The UK legal profession is a bastion of tradition, with centuries of history framing the way law is practiced and how the sector presents itself. However, tradition is increasingly being counterbalanced with a move towards innovation, with new technology transforming the way the sector, and the people within it, work.
In particular, Artificial Intelligence (AI) is having a transformative effect on the legal industry. AI is helping to automate previously laborious tasks such as research, contract checks and transcription. In doing so, it’s freeing up legal teams to focus their time on higher value work such as advising clients, appearing in court and negotiating deals; in short, the work that attracted people to the profession in the first place, rather than the paper sifting and administration behind it.
So what is Artificial Intelligence? In a nutshell, AI refers to computer systems that are able to perform tasks normally requiring human intelligence, such as speech recognition, intelligent search and translation between languages. Although AI is still in relatively early stages, it is already helping to change the way many industries work and the legal sector is increasingly recognising its potential benefits.
Far from the science fiction picture of AI often presented in Hollywood films, where robots take over from humans, AI is being recognised as a liberating force for the legal profession. Increasingly, AI software is being used within the legal industry to streamline admin-heavy, laborious or repetitive processes, empowering team members to complete tasks more quickly and focus on the work that requires human thinking, expertise and experience.
As the world’s most international market , and with 1.6 percent of the UK’s GDP generated by the legal industry, perhaps unsurprisingly the UK is leading the way in exploring the opportunities for AI. A recent CBRE study showed that 40 percent of London law firms are already using AI and a further 41 percent will start to do so in the near future. Furthermore, a Deloitte study estimated 100,000 legal roles will be automated by 2036. With this level of momentum, it’s clear that law firms need to start embracing AI capabilities to stay competitive and avoid falling behind others who choose to innovate.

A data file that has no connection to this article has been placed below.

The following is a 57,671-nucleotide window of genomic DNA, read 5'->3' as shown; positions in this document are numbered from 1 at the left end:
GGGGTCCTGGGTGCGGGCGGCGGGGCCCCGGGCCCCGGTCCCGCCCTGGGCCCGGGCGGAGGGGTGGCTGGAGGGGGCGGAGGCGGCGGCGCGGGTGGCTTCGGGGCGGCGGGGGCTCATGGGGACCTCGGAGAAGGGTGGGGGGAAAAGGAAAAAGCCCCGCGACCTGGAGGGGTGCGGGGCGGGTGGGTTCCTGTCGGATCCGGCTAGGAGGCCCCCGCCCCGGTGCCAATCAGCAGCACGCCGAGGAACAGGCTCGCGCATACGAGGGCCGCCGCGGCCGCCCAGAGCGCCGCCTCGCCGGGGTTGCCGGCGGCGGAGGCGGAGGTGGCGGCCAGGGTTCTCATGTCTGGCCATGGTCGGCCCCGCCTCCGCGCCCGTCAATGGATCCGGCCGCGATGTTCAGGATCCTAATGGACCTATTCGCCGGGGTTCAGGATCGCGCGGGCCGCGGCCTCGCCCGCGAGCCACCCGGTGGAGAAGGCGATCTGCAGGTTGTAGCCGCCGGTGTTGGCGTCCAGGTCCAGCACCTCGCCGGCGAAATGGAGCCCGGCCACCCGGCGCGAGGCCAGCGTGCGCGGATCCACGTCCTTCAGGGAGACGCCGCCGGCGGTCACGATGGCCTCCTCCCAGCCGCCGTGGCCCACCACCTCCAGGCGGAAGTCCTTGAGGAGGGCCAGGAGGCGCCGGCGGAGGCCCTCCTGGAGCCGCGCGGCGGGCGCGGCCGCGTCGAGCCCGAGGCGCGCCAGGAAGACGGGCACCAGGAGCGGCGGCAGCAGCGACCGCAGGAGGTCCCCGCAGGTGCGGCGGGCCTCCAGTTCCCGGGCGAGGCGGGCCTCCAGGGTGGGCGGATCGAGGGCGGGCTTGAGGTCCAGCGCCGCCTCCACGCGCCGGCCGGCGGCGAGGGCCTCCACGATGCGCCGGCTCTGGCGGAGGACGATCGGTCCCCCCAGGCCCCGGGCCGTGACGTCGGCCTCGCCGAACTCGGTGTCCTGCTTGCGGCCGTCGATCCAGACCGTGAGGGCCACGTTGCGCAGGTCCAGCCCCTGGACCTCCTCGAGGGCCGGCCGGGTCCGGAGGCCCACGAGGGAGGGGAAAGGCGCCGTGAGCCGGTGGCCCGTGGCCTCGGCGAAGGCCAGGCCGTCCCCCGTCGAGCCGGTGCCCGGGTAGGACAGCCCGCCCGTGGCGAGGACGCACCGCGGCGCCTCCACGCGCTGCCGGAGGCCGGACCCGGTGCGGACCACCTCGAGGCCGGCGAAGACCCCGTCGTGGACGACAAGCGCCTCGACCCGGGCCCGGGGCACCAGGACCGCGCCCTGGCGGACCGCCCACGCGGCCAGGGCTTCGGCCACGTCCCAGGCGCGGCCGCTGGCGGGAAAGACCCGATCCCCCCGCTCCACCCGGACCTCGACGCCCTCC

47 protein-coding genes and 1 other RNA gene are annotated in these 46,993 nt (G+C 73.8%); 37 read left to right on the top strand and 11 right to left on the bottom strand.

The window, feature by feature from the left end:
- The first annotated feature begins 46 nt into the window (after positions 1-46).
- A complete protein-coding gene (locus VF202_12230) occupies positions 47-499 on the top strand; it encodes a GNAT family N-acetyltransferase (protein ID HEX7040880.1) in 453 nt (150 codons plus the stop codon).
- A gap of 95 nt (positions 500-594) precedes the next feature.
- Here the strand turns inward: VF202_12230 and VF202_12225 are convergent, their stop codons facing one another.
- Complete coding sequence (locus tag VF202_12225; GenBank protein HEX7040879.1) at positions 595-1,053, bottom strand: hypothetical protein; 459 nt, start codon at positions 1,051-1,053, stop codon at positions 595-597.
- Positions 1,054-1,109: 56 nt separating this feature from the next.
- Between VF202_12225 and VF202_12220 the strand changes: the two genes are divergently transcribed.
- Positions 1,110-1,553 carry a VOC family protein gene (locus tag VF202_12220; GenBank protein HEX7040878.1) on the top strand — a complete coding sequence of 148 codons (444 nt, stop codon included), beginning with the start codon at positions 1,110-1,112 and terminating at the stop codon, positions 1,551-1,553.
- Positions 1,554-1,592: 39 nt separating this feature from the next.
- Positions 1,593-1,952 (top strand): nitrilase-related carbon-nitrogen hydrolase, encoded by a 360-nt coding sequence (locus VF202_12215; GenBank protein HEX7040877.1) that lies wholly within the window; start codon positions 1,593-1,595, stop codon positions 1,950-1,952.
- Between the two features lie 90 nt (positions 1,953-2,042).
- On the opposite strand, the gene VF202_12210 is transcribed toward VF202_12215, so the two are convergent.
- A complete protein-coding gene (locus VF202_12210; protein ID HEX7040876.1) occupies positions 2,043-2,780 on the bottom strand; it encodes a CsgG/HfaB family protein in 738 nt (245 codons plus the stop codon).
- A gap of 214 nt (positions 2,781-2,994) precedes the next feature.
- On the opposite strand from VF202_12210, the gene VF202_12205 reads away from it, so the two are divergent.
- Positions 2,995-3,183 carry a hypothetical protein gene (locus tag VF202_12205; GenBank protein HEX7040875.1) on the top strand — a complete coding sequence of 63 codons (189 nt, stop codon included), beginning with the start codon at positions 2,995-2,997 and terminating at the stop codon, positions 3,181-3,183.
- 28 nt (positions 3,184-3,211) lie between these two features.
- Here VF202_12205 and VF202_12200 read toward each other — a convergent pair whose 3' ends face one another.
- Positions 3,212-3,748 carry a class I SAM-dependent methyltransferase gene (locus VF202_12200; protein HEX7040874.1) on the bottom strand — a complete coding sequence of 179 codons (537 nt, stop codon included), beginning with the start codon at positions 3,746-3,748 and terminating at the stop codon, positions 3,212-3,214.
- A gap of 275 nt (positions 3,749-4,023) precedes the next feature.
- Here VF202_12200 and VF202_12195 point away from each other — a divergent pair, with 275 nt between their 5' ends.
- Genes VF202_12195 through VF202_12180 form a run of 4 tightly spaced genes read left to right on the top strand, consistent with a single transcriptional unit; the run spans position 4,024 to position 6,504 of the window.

One example of this type of innovation is demonstrated by a recent project that Advanced completed with two major players in the legal services market. As a software provider, we are increasingly partnering with law firms to expand the uses of digital technology. Working with Keoghs Solicitors and St John’s Buildings barristers’ chambers, we together created what we described as “the first truly automated end-to-end digital solution for insurers, solicitors and counsel using AI.” In practice, this means that AI is now being used to enable Road Traffic Accident (RTA) personal injury cases to be litigated electronically or identified as requiring a barrister without the need for human intervention, speeding up client service and reducing costs. Particularly interesting is the fact that these two organisations chose to partner to create a system that would work smoothly, or interoperate, across the solicitor-barrister process. This is an industry first and is delivering significant efficiencies – both time and cost savings – across the legal network.
However, this is only one example of how the legal sector is finding new and innovative ways to apply AI. Here are some of the other applications that are transforming the way that legal firms, Chambers and practitioners are working:
Practice and Chambers management
The emphasis on compliance across the legal industry, and a continued pressure on costs and pricing, means that AI provides an important opportunity to increase efficiency and drive down unnecessary overheads. At a basic level, software is being used by practices and chambers to automate business processes including billing and time-recording, with AI able to log the hours spent on a client or job by a lawyer or barrister and automatically generate the relevant invoices.
Taking its application one step further, AI enables teams to manage billing and diaries remotely and collaborate on cases via the Cloud (remote servers storing data and accessed via the Internet). This is particularly relevant in the case of chamber teams, who so often work remotely, and it allows solicitors and barristers to be more responsive to clients by giving them access to colleagues and information wherever and whenever they need it.
Research and analysis